Terrene is the new kid on the block for tire companies but already have a second studded fat tire tread available in their line up. Last year they introduced the Wazia which falls in the all-round to aggressive range of “knobbiness.” This year Terrene is offering the Cake Eater as a faster rolling fat tire option. Both tread designs come in 4 and 4.6 inch listed sizes, a variety of casing options and studded or unstudded (but with stud pockets you can fill with studs if you want). For whatever it is worth, I have tested a lot of studded tires and the 4.6” Light studded Wazia is my go-to tire for most winter riding right now. Because of that, the bar is set pretty high for Terrene and I am stoked to be trying another design from them.
I received a pair of the 26×4 Light studded Cake Eaters which will be a nice contrast to the 4.6 studded Wazias that I ride all the time. Here are the stats on the tires I got:
- Casing width: 99mm (3.9″) on 80 mm rims @ 8 psi
- Knob width: 98mm (3.9″) on 80 mm rims @ 8 psi
- Center knobs are approximately 4 mm tall and side knobs are 6 mm
- The overall diameter: 725 mm (28.5”) @ 8 psi
- The bead-to-bead measurement: 232 mm (9.1) mm
- Stud count: 180
- 62a durometer
- 120tpi casing
- My pair weighted 1,389g & 1,326g (published 1,395g)
- Labeled tubeless ready
The knob design is similar looking in ways to the Wazia but with some notable differences. The center knobs are lower at only 4mm tall (Wazia’s are 5mm) but the side lugs are the same height at 6mm. The center knobs on the Cake Eaters have smaller knobs all over the tire and far different siping on in the center region compared to the Wazia. The sipes are smaller and have a zig zag pattern at a variety of angles. The center knobs are fairly closely spaced and then the intermediate region of the tire is much more open before getting to a sharp row of closely spaced and well-reinforced side knobs. The tread design is definitely directional with only one recommended direction listed on the sidewall. Based on looks alone it should be fast in a straight line and should hook up well once it starts to get leaned over in corners. Finding out how that all pans out on snow will be interesting.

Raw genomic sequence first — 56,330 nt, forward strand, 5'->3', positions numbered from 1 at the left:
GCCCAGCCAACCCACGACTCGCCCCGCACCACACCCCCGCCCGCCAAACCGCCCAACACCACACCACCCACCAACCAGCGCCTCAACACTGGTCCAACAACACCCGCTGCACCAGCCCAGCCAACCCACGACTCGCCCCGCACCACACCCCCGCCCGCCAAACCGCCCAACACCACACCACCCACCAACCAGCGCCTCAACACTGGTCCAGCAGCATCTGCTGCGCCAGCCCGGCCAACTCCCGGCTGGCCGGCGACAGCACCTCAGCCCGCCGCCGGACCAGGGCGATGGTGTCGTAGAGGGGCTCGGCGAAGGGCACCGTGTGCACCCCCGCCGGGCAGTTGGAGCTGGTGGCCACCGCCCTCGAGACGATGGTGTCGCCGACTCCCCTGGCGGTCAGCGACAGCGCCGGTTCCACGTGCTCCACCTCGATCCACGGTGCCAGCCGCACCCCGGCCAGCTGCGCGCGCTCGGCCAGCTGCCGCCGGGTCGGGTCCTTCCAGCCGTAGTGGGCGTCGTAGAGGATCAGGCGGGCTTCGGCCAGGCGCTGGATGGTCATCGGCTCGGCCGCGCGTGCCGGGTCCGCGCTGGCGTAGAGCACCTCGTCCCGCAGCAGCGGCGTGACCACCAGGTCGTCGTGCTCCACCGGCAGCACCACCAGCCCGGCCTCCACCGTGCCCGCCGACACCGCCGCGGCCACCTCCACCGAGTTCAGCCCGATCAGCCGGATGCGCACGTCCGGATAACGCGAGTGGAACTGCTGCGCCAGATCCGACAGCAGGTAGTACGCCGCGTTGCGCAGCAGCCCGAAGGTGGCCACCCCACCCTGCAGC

Terrene is making the best tire studs of any tire manufacturer that I know of. They have a triple point, carbide tipped, aluminum-based stud that starts sharp and stays sharp after hundreds of miles of use. With the Wazia you get notably more traction on ice per stud compared to any other stock studded tires. The Cake Eaters use 180 studs which is more than the Wazia but Terrene is using a shorter stud on the Cake Eater. My guess is that this will make it the Cake Eater a bit quicker rolling on ice but I will be interested to see how the traction compares on different types of ice.
My pair mounted up tubeless very easily with a goldilocks bead fit; not too tight, nor to loose. They haven’t done anything weird like seep or have pinprick holes in the sidewalls. They are just how tubeless tires should be.
Right now Mother Nature has been serving up a great big helping of powder in my area so I have only fondled the Cake Eaters and have not yet ridden them. I am a big boy at almost 200 lbs geared up so I can’t use a lighter knobbed, 4” tire for everyday riding when we have over 7’ of snow so far this year. However, our beach ice riding is just coming on and I am looking forward to getting on some lakes to play around. I am also stoked for our next thaw/freeze cycle. Based on the density of our groomed base I think we are going to get some white cement forming on our groomed trails and these tires could be a great choice. Look for my full review in a month or so.
For more information about Terrene Tires visit – terrenetires.com